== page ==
Blog posts tagged "abstraction"

Rails, Data Models, and find_by_sql

March 24th, 2005

Did a little more hacking on Recipes on Rails yesterday. Haven’t decided if I’m doing something wrong, or if ActiveRecord sacrifices a lot of flexibility in the quest for rapid development. I find myself using find_by_sql heavily, which seems wrong. Could be a metaphor clash.

Mental Models and Metaphors

With Enterprise we used a heavily sub-classed DB::DataObject, also an Active Record implementation but with a different metaphor. It doesn’t have AR’s awesome, and brain dead simple declarative association syntax, instead it takes a method oriented approach to query building which allows you to build up a domain model hiearchy where query logic accretes via polymorphism.

The simplest possible example of this is our use of a domainId key in Enterprise which is used to silo and segregate our data (development was primarily targeting ASP deployment). Any DAO which descends from GS::DataObject will automatically insert domainId into the query. In general it meant we could right powerful find methods that were actually very thin wrappers of a parent find, just permutating the query slightly with the addition of a few add conditions (e.g. wheres, sub-queries, left outer joins, whatever).

Caveat

Still very much learning Rails (and Ruby), so take it all with a grain of salt. Maybe there is room for a mix-in somewhere that would refactor away the find_by_sql usage.

The Desperate PHP Hacker

Much of the current evangelism (of which DHH and 37sigs are an amazing, untiring source) seems to have targetted the Java developer community (or perhaps they’re just the most touchy?). Seems like there is a need for a ‘Rails Eye for the PHP Guy’ kind of series. I wonder if my PHP style is too idiosyncratic.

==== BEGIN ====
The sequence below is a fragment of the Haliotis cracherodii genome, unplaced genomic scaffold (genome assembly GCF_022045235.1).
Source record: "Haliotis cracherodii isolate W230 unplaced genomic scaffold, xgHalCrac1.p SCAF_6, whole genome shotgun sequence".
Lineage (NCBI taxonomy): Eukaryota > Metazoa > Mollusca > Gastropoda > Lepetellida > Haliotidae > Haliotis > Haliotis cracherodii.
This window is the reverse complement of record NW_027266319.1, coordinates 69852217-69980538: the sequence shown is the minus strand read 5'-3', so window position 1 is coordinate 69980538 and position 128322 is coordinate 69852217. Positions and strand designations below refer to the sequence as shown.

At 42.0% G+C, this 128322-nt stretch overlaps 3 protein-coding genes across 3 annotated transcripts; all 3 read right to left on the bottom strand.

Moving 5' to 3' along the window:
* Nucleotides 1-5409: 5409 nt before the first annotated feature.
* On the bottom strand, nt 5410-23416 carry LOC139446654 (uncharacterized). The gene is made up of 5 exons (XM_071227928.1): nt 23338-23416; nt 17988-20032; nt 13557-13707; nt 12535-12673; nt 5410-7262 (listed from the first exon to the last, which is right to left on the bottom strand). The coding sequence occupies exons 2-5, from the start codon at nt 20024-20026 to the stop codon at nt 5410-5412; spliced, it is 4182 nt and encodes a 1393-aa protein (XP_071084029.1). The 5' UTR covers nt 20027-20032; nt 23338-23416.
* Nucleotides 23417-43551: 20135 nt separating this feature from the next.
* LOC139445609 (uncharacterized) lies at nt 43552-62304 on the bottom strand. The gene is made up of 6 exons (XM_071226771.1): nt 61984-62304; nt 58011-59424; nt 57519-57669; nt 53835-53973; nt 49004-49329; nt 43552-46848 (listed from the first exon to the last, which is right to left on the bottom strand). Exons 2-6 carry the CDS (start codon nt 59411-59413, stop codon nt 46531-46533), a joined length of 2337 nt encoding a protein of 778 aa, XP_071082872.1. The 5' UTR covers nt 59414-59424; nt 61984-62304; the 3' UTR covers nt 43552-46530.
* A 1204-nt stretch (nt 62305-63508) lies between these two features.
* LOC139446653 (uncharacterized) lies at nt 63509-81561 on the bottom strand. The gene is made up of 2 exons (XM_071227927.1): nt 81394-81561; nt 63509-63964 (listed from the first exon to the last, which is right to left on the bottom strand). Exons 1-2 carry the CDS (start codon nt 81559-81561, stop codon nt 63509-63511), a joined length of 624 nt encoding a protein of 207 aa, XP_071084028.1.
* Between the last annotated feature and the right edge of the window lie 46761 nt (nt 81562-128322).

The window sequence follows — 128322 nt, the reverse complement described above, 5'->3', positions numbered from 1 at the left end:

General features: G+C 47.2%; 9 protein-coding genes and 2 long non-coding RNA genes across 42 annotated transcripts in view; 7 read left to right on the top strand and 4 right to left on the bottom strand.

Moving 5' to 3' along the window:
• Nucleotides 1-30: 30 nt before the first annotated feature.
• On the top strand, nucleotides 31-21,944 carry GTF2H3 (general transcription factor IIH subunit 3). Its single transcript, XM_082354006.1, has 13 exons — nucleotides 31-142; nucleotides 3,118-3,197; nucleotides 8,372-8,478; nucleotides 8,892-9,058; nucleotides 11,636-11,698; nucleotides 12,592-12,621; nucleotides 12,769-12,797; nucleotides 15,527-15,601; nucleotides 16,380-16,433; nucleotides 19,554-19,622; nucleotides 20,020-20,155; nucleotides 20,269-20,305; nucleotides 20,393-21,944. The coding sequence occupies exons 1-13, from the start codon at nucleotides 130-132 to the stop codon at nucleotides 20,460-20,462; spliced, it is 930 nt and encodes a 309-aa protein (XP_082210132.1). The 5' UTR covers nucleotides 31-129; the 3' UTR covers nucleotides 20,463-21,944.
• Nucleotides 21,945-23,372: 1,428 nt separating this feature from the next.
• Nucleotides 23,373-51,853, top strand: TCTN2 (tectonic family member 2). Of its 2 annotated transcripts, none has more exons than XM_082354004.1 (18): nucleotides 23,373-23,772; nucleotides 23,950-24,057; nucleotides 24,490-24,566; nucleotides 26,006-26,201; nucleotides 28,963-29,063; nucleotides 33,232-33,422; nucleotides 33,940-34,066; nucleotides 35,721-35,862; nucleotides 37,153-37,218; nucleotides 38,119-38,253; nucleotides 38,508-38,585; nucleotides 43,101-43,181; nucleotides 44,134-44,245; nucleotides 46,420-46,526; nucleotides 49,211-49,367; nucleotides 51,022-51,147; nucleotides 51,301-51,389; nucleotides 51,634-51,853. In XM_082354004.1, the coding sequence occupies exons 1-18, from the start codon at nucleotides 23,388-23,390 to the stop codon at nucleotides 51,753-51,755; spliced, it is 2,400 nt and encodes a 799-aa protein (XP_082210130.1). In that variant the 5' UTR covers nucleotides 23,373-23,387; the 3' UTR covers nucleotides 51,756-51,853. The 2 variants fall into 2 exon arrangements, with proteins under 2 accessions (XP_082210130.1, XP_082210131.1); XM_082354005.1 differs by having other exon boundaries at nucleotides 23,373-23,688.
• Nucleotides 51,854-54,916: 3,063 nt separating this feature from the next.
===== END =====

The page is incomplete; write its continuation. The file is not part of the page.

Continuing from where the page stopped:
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PEAR::DB and MySQL’s AUTO_INCREMENT Fields

January 31st, 2004

In which our protagonist begins a more thorough exploration of PEAR, and quickly runs into a challenge. Non-PHP hackers should feel free to avert their eyes. Maybe this is a well known hack, maybe (hopefully!) there is a better way to do this, but a quick Google search turned up a deafening silence, a marked dearth, of information on how to access a MySQL insert_id (the value created by inserting a row into a table with an AUTO_INCREMENT column).

I understand that using AUTO_INCREMENT columns is the “wrong” way to do things as far as PEAR is concerned, I’m supposed to use its implemented in PHP sequences, rather then the native and implemented in C method I’ve been using quite happily for years. (If I find myself migrating my MySQL app to Oracle sometime soon, I promise you AUTO_INCREMENT columns are going to be the least of my worries.)

Perl DBI faced a similar dilemma many years ago, and decided, wisely, to punt on the whole issue. They didn’t provide a solution, and they didn’t preclude you from using your native solution. Turns out sometimes doing less is more.

And lastly, when the hell did PHP get so high and holy that it refuses to let me code the way I want to code? Stuff like this constantly turns me off of PEAR, the whole thing just kind of has a bad smell about it.

But enough with the ranting, so here is my current, hold-me-over-until-someone-points-out-the-error-of-my-ways solution.

Your PEAR::DB object $dbh holds a reference to the MySQL connection object in $dbh->connection. Which allows you take a stroll down memory lane to the bad old days with this little gem:

$id = mysql_insert_id($dbh->connection)

For all our veneer of OO civilization, it doesn’t take much to scratch away the surface and expose our naked barbarian PHP soul does it?

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